that they did. Mention of the strong tail, however, fits neither the buf-

falo nor hippopotamus. I would suggest that most fearsome of beasts,

the elephant. The elephant even more than the hippopotamus drinks up

the river at a gulp and the African elephant is not tamed. It is true

that the elephant's tail also is minimal, but the astonishing feature of

an elephant is the appendage at the other end. Is it not possible that

the Hebrew znb could refer to trunk equally as well as tail?

Leviathan is here pictured not as an evil deity, but as an animal.

Again, we remember that the deity was usually invented by investing a

            JOB AND ITS DOCTRINE OF GOD                                  21


normal object or animal with divine powers. There was probably at some

time a literal animal called Leviathan. If this reference in Job is the

deity Leviathan, it is odd that his main feature, his seven heads, is not

mentioned. Rather his natural parts and physical strength and ferocity

are dwelt upon. The sparks and smoke from his nostrils surely are

but hyperbole. Whether it refers to the crocodile or to a whale, we

perhaps cannot be sure. 'Obviously, it is a creature of the sea which

was so greatly feared that in mythology it became worshipped.

This is, I believe the extent of the mythology of Job. We turn

now to its theology.


The Theology of Job: The Character of God


We come in this last section to the climax of the book of Job

which is, as all realize, the revelation of God who speaks to Job out of

the whirlwind. Job in his agony had sought for God and asked to set out

his case before God. He had pleaded his innocence before God. Now at

last God speaks and Job, though the confrontation is not what he had asked

for, nonetheless has the answer to his deepest desire and he is satisfied.

There is somewhat of a problem in studying the subject of the

character of God in the book of Job, for much of the book is fallacious

in its revelation. We can say this reverently, of course. All of the

book is inspired and actually all the characters except Satan express

some elements of truth, but at least the speeches of the three comfort-

ers are not normative for theology. Job himself, as .we have seen, grew

in his faith and understanding. Surely Job's idea of life after death

progressed greatly during the course of his trial. Some things Job

said about God are true. Some things are not. So, much of the di-

alogue is not divine teaching and for fully authoritative teaching about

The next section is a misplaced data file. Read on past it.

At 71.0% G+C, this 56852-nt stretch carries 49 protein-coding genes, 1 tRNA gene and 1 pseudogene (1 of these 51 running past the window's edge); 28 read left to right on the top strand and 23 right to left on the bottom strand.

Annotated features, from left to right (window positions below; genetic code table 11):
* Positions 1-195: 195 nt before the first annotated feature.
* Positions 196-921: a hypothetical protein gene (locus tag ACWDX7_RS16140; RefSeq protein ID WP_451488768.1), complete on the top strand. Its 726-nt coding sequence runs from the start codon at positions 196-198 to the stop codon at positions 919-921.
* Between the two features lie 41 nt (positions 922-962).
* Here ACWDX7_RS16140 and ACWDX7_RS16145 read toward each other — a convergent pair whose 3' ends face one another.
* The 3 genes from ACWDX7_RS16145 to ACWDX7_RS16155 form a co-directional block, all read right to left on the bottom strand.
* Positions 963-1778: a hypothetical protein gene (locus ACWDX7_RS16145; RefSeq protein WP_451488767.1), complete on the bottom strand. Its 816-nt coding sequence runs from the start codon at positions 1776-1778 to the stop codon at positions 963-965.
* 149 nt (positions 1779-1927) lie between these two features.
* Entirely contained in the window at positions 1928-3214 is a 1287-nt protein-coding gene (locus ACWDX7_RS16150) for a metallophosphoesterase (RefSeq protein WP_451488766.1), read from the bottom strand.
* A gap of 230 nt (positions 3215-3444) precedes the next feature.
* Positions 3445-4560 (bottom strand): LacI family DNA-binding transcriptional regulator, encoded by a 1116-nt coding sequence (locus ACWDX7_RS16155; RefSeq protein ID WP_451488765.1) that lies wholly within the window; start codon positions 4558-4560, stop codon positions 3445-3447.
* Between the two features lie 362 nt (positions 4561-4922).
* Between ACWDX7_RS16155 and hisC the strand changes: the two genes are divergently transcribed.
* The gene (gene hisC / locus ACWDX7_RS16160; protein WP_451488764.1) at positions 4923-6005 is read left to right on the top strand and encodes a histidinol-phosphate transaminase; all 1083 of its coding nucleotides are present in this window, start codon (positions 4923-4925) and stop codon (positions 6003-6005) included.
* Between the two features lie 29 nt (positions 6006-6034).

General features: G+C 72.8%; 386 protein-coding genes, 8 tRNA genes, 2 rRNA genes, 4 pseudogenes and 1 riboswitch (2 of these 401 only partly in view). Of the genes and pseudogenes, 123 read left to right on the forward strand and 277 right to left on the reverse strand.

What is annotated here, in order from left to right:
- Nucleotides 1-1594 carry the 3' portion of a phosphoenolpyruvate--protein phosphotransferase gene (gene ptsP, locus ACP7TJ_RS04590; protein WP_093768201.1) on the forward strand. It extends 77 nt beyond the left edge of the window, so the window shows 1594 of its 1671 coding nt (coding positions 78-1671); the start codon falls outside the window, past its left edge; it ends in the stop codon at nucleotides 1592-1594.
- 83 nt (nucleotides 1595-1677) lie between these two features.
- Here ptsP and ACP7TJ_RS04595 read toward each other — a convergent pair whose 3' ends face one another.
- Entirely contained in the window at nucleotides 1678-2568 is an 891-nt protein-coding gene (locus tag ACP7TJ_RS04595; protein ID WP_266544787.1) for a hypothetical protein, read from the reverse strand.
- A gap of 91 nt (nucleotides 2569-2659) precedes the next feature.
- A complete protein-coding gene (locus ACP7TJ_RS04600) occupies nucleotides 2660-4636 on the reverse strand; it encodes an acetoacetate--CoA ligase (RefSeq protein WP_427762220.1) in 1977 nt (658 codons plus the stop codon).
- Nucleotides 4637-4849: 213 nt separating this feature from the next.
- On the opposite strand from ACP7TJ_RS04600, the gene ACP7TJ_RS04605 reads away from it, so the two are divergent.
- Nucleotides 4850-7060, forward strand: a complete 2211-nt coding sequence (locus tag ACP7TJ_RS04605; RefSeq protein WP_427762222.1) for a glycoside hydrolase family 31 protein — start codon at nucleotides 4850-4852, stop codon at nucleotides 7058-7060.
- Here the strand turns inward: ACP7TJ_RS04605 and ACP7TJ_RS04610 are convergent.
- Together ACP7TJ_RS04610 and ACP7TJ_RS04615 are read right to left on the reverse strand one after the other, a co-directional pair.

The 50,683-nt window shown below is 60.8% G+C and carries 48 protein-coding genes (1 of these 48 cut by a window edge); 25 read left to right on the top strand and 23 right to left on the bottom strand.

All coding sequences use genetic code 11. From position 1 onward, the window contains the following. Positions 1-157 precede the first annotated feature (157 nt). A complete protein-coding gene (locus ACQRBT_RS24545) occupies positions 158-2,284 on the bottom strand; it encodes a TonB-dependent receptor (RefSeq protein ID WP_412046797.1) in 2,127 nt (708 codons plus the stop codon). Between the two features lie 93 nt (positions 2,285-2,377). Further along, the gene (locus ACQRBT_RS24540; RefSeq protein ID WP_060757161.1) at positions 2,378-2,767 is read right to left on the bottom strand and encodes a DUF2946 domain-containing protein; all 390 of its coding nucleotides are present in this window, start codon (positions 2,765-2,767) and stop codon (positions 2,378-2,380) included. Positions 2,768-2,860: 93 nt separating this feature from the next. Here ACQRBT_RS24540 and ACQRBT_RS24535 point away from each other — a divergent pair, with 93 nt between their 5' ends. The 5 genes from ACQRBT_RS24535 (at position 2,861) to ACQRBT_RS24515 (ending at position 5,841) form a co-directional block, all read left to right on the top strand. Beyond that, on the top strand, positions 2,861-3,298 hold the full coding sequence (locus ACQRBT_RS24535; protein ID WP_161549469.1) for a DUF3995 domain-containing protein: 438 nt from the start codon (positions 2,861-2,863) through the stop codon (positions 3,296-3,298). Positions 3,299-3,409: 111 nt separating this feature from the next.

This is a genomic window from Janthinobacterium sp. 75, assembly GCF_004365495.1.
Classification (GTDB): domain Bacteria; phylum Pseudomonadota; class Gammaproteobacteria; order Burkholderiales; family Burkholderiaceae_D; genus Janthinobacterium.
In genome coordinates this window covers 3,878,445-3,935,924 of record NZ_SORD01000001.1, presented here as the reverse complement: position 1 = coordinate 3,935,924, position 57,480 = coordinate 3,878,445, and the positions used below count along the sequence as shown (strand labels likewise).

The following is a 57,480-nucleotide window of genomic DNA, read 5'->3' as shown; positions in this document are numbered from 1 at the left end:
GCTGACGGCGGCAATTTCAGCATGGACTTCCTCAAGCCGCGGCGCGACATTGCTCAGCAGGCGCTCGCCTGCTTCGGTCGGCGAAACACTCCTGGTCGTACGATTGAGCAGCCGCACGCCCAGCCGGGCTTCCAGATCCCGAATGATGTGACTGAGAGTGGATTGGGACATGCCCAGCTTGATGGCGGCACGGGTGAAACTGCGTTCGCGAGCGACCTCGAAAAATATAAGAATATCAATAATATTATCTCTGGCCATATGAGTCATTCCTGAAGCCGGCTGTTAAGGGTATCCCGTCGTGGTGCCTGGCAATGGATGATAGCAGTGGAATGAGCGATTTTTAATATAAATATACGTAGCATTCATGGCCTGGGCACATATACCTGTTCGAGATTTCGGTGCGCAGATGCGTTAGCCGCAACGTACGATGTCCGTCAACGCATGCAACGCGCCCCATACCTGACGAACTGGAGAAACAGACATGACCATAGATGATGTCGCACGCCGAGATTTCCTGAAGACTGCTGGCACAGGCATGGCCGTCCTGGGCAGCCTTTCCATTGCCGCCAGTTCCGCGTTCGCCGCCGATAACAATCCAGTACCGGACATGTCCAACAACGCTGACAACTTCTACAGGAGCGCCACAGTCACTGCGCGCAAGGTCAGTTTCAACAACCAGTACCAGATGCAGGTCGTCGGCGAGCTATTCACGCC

God, we are restricted to the speeches of Jehovah at the end and to the

prose framework at the start and finish of the book. We may remark

that the case is somewhat like that in Ecclesiastes. There also, there

is much in the book that is preliminary to the conclusion. The author

there tries various philosophies of life and finds them false. He is shut

up to the final conclusion that the chief end of man is to fear God and

keep His commandments. So also in Job, it is the final answer that we

want. It was the ultimate vision of God that satisfied the patriarch's j


God reveals himself first to Job as creator. It is of interest to

compare God's first revelation in Genesis. The sacred scriptures begin

with the creative activity of God. Here God is superlatively shown to be

God without competitor or equal. The corollary is that God is the only

eternal one and all else sprang into existence at God's command. The

22                                            GRACE JOURNAL


first chapter of Genesis outlines a procedure in God's creation. Job

gives none of these details. The teaching is contained in highly figura-

tive rehetorical questions that remind us how puny man is in comparison

to the power of God, the Creator of all. One need not explore the use

of time as a fourth dimension to realize that time for us is very short.

We are creatures of a day. The Psalmist says that we are like grass

which grows up in the morning and is cast down in the evening (Ps. 90:6).

But God is eternal. A thousand years to him is but a watch in the night.

Where wast thou when I laid the foundations of the earth (Job 38:4)? How

we would wish to know at least some of the secrets of God's creation!

How old is the universe? Is the big bang theory of the origin of matter

correct? And if so, did the original fireball spring into being when God

first enunciated the laws that govern time, space, energy and matter?

What is matter and what is energy after all, now that we have found to

our horror that they are interconvertible? We have begun to see in re-

cent years something of the ferocity of elemental force, as well as some-

thing of the immensity of the reaches of space. We might remember that